USA must regroup after ending year with a thud in Ireland

BY Kyle McCarthy • November 18, 2014


Talk about ending the year with a thud. There were plenty of positives for the U.S. national team to take from 2014, but this dismal night at Aviva Stadium won't rank among them.

In truth, this 4-1 defeat to a second-choice Republic of Ireland side probably falls right at the bottom. There were few positives to take from this ghastly defeat, few ways to excuse Ireland's largely comfortable route to victory despite making 11 changes to the side that lost 1-0 in Scotland on Friday.

U.S. coach Jürgen Klinsmann spent much of the fall discussing benchmarks and processes, but this affair supplied little evidence of satisfying either category. It served instead as a disjointed and unpleasant reminder of the work still ahead to reinvigorate the team ahead of the CONCACAF Gold Cup next year.

"Overall, it was a positive year," Klinsmann said. "Now we are building. When you build a new cycle and you introduce new, fresh players into the group, then there will be some growing pains along the way. That is just normal. Obviously, you do not want to lose games, absolutely not, but the development of those players is not coming without pain. We go through it."

There were some excruciating truths exposed once again here with the absences of Michael Bradley (foot surgery) and Clint Dempsey (playoff commitments with Seattle) once again keenly felt. Their presence in the squad did not stop the Americans from chucking away a late lead against Honduras last month (both exited before the late equalizer), but it might have provided greater resistance for the familiar second-half spiral.


Sept. 3 Czech Republic (Prague) W, 1-0
Oct. 10 Ecuador (East Hartford, Conn.)
D, 1-1
Oct. 14 Honduras (Boca Raton, Fla.) D, 1-1
Nov. 14 Colombia (London)
L, 2-1
Nov. 18
Republic of Ireland (Dublin) L, 4-1

Many of the root causes emerged once more as the deficit increased. This group -- reinforced with nine players who made the World Cup roster this summer -- held possession more coherently and more deftly than it had in previous matches (58 percent share, 81 percent passing accuracy, per Opta statistics), but it did precious little with it. The desire to send the fullbacks forward combined with the inability to play through lines consistently left the U.S. exposed on the counter. The adjustments required to compensate heaped pressure on the defense in difficult areas and prompted the sort of mistakes that ultimately prove costly.

Ireland pounced on those frailties -- including the continued lack of presence when confronted with more robust opposition -- and punished the visitors dearly for them. The familiar refrains -- a dearth of creativity and incisiveness in possession, a flexible shape that occasionally leaves players in tough spots to recover effectively and a startling tendency to fade late in matches -- provoked some introspection as the Americans wondered how to address the lingering issues and eradicate them moving forward.

"Something with our mentality, maybe? I don't know what it is," U.S. midfielder Alejandro Bedoya said. "I can't really pinpoint it. I feel like the last four games, we've had results in our hands. We've had the game in control and we let it get out of it. Whether it's teams equalizing late or, like tonight, they get the second goal and get the air out of us. We just have to pick it up. You can say whatever you want - it's part of the learning process, the development, the progress, everything – but we just have to get it together and get better."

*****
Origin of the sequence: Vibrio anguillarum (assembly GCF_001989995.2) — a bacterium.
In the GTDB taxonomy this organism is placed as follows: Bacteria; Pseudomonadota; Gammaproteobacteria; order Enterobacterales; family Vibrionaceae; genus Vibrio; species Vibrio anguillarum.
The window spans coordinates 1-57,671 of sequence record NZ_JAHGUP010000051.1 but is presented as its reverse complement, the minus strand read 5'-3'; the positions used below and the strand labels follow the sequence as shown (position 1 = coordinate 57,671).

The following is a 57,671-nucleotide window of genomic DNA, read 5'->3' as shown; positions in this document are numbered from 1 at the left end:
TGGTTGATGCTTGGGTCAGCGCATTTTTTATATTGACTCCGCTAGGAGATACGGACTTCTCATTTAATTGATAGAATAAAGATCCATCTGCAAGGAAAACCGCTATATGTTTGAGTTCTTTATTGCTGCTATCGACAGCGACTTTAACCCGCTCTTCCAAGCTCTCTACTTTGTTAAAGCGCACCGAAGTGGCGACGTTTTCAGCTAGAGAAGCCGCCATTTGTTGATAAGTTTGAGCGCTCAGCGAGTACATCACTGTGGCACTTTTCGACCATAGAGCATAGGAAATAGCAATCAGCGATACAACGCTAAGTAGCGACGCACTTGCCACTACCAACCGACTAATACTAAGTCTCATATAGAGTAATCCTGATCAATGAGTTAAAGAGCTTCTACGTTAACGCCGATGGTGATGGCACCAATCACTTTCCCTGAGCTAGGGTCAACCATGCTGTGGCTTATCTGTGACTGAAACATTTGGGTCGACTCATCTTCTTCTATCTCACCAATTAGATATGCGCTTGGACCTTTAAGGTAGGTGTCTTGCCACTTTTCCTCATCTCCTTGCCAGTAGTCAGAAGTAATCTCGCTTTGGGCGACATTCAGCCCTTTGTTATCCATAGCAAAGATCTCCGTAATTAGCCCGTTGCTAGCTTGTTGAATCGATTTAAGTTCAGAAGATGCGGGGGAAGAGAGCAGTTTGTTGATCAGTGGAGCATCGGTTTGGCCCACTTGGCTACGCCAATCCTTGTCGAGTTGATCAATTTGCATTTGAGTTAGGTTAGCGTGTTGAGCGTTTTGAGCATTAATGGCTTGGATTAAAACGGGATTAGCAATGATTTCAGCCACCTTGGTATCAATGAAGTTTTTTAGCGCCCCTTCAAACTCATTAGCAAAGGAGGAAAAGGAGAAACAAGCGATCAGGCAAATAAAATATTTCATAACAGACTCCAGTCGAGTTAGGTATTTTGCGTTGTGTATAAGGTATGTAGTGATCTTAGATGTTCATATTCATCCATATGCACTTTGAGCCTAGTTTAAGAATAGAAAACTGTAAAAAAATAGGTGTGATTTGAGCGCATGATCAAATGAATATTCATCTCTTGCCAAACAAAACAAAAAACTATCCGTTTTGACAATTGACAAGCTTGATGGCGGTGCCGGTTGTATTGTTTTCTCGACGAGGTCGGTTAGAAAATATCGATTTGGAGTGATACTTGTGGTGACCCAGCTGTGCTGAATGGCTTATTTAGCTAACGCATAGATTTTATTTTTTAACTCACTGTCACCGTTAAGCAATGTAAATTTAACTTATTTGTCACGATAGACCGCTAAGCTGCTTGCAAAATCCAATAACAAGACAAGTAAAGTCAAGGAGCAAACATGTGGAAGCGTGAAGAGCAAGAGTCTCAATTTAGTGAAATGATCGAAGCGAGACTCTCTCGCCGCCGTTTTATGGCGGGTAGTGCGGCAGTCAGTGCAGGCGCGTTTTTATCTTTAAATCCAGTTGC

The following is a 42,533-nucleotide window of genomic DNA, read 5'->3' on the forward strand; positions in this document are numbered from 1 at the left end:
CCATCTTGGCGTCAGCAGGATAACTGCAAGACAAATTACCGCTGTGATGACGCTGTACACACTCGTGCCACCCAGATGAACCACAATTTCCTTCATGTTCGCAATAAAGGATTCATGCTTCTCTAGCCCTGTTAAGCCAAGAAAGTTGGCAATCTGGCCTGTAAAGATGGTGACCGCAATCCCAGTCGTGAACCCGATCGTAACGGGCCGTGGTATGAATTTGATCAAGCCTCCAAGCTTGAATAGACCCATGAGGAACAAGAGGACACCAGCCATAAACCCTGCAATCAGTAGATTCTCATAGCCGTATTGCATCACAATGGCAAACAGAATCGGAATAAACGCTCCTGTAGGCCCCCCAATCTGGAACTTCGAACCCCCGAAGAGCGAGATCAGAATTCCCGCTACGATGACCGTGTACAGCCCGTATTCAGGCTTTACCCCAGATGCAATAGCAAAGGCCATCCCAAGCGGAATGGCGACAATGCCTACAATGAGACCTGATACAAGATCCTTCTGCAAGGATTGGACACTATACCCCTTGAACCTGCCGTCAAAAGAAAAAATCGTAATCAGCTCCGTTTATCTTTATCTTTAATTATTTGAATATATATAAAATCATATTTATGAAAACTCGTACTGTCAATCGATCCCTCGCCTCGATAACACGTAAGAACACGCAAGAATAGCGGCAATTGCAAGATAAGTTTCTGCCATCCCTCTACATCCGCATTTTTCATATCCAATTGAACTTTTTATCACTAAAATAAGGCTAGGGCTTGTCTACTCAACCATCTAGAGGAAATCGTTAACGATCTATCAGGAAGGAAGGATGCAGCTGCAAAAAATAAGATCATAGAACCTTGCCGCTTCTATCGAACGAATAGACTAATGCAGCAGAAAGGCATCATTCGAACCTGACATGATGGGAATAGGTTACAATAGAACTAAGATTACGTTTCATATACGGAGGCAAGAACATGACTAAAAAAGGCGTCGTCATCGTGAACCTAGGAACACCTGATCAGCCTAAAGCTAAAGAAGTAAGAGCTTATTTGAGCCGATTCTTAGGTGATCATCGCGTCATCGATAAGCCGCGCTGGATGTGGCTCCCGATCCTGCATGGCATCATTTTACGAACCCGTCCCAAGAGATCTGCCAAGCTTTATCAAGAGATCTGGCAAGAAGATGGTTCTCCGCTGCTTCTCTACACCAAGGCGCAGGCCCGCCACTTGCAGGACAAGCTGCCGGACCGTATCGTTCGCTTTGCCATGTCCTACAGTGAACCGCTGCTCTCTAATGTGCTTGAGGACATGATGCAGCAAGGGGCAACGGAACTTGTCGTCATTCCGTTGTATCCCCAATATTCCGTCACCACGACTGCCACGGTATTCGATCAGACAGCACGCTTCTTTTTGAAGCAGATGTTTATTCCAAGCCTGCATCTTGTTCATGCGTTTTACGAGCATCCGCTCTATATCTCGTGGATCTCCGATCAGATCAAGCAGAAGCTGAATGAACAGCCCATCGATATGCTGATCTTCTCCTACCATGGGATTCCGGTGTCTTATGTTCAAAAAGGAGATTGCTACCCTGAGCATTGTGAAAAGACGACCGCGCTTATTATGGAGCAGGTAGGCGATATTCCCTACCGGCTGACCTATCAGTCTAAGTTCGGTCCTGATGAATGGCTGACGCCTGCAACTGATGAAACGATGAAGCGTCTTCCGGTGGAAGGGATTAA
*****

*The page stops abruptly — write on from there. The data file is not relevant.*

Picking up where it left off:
Some setbacks are inevitable given the overhaul and the natural dip after a major tournament. Klinsmann expects his players to keep the ball more effectively and wants them to fulfill those edicts even if they concede possession from time to time. That path represents a fairly significant departure from the status quo. It takes time to alter the style of a team wholesale, particularly with key players like Bradley and Dempsey largely absent from the proceedings and with several others missing on this night. Klinsmann deserves the latitude and the time to implement those changes based on his achievements to date, his brief as both coach and technical director and his work to steer the team through to the round of 16 with a more conservative approach in Brazil this summer.

It helps to take substantive, tangible steps in the right direction to validate the chosen course, though. Positive reinforcement provides some necessary reassurance along the way. There is precious little evidence of advancement or growth to cite immediately from this slate of post-World Cup friendlies, though some players -- Bedoya and Greg Garza perhaps chiefly among them -- have burnished their credentials.

At this point, the dearth of instant gains mandates a leap of faith in both the direction charted and the utility of these exercises. It is a matter of banking on the benefits created by introducing several younger players into the frame and trusting in the more familiar figures to adhere to a nascent system and snap things back into place if required.

The real value will emerge as integral figures return to the squad, other players improve their form and tournaments come thick and fast over the next few years. Success is judged by the results posted in the Gold Cup, in Copa America on home soil, in the potential trip to the Confederations Cup and on the trip to Russia in four years. If these nights inform even a modest slice of significant success in those competitions, then they ultimately prove worthwhile in the end.

Medium- and long-term objectives offer modest solace on dire nights like this one, though. This performance leaves a bitter taste in the mouth ahead of a lengthy break. It is now down to this group to dust off from this painful landing and march forward with its lessons in mind.